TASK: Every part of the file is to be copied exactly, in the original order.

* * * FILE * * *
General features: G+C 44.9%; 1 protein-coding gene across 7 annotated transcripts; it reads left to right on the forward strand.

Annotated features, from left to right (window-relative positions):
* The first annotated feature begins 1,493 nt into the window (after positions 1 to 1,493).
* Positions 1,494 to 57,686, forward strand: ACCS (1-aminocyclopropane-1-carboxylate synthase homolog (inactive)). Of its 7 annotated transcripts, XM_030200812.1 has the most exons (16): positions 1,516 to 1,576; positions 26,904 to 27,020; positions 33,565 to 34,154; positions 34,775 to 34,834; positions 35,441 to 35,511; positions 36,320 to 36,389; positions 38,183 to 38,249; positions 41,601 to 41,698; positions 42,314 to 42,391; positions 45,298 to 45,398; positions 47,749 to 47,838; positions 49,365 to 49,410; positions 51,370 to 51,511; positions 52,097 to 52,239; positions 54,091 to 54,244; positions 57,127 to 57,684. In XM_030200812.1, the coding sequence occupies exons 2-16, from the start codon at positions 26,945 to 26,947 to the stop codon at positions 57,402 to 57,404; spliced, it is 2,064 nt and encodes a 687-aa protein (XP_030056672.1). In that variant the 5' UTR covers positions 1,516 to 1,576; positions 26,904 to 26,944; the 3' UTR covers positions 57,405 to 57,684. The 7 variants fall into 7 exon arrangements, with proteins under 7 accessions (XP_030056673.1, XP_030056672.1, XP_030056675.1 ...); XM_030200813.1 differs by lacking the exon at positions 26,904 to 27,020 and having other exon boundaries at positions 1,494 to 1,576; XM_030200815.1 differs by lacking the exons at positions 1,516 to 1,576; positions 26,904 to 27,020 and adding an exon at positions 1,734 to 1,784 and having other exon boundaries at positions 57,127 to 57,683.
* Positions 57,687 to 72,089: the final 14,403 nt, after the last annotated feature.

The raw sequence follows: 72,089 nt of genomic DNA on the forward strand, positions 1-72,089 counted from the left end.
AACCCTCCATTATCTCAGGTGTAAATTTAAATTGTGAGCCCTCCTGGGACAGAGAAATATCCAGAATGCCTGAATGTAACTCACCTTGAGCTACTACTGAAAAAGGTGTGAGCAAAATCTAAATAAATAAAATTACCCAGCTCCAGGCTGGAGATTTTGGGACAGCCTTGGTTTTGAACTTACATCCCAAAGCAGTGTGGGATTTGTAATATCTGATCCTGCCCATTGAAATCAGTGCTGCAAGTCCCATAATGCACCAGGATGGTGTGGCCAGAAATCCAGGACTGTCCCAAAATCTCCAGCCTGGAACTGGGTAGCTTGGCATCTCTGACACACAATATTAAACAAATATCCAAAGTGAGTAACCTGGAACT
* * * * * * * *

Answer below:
General features: G+C 44.9%; 1 protein-coding gene across 7 annotated transcripts; it reads left to right on the forward strand.

Annotated features, from left to right (window-relative positions):
* The first annotated feature begins 1,493 nt into the window (after positions 1 to 1,493).
* Positions 1,494 to 57,686, forward strand: ACCS (1-aminocyclopropane-1-carboxylate synthase homolog (inactive)). Of its 7 annotated transcripts, XM_030200812.1 has the most exons (16): positions 1,516 to 1,576; positions 26,904 to 27,020; positions 33,565 to 34,154; positions 34,775 to 34,834; positions 35,441 to 35,511; positions 36,320 to 36,389; positions 38,183 to 38,249; positions 41,601 to 41,698; positions 42,314 to 42,391; positions 45,298 to 45,398; positions 47,749 to 47,838; positions 49,365 to 49,410; positions 51,370 to 51,511; positions 52,097 to 52,239; positions 54,091 to 54,244; positions 57,127 to 57,684. In XM_030200812.1, the coding sequence occupies exons 2-16, from the start codon at positions 26,945 to 26,947 to the stop codon at positions 57,402 to 57,404; spliced, it is 2,064 nt and encodes a 687-aa protein (XP_030056672.1). In that variant the 5' UTR covers positions 1,516 to 1,576; positions 26,904 to 26,944; the 3' UTR covers positions 57,405 to 57,684. The 7 variants fall into 7 exon arrangements, with proteins under 7 accessions (XP_030056673.1, XP_030056672.1, XP_030056675.1 ...); XM_030200813.1 differs by lacking the exon at positions 26,904 to 27,020 and having other exon boundaries at positions 1,494 to 1,576; XM_030200815.1 differs by lacking the exons at positions 1,516 to 1,576; positions 26,904 to 27,020 and adding an exon at positions 1,734 to 1,784 and having other exon boundaries at positions 57,127 to 57,683.
* Positions 57,687 to 72,089: the final 14,403 nt, after the last annotated feature.

The raw sequence follows: 72,089 nt of genomic DNA on the forward strand, positions 1-72,089 counted from the left end.
AACCCTCCATTATCTCAGGTGTAAATTTAAATTGTGAGCCCTCCTGGGACAGAGAAATATCCAGAATGCCTGAATGTAACTCACCTTGAGCTACTACTGAAAAAGGTGTGAGCAAAATCTAAATAAATAAAATTACCCAGCTCCAGGCTGGAGATTTTGGGACAGCCTTGGTTTTGAACTTACATCCCAAAGCAGTGTGGGATTTGTAATATCTGATCCTGCCCATTGAAATCAGTGCTGCAAGTCCCATAATGCACCAGGATGGTGTGGCCAGAAATCCAGGACTGTCCCAAAATCTCCAGCCTGGAACTGGGTAGCTTGGCATCTCTGACACACAATATTAAACAAATATCCAAAGTGAGTAACCTGGAACT